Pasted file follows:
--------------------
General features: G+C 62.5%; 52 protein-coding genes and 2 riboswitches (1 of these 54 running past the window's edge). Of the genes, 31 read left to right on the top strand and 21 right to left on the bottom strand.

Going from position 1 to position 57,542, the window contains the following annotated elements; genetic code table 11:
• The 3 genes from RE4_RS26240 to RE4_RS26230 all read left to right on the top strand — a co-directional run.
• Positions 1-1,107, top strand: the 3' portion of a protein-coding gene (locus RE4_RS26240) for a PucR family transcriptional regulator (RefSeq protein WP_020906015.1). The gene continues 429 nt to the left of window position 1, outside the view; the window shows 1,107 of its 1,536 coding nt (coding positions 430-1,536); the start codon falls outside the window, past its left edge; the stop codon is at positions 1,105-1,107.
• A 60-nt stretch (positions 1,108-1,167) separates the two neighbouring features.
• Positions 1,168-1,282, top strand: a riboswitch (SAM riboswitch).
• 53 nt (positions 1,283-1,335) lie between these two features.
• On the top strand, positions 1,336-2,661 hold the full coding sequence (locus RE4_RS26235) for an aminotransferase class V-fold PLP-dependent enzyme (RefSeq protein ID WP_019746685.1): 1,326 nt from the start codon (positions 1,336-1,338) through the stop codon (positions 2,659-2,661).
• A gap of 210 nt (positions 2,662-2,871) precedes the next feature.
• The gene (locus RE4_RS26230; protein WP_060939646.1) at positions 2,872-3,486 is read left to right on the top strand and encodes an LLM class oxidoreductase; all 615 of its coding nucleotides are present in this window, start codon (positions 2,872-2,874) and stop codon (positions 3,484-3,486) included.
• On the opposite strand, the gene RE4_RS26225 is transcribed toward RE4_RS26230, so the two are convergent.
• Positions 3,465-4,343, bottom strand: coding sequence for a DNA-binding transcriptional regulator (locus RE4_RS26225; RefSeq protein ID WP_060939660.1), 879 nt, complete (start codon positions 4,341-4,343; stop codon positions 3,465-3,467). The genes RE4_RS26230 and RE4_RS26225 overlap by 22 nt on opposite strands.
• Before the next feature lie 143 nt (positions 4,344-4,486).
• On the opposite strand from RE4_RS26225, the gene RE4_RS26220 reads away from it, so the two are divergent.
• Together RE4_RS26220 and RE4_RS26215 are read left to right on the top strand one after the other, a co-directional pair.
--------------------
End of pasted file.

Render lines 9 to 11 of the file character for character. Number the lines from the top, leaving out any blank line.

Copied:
• A gap of 210 nt (positions 2,662-2,871) precedes the next feature.
• The gene (locus RE4_RS26230; protein WP_060939646.1) at positions 2,872-3,486 is read left to right on the top strand and encodes an LLM class oxidoreductase; all 615 of its coding nucleotides are present in this window, start codon (positions 2,872-2,874) and stop codon (positions 3,484-3,486) included.
• On the opposite strand, the gene RE4_RS26225 is transcribed toward RE4_RS26230, so the two are convergent.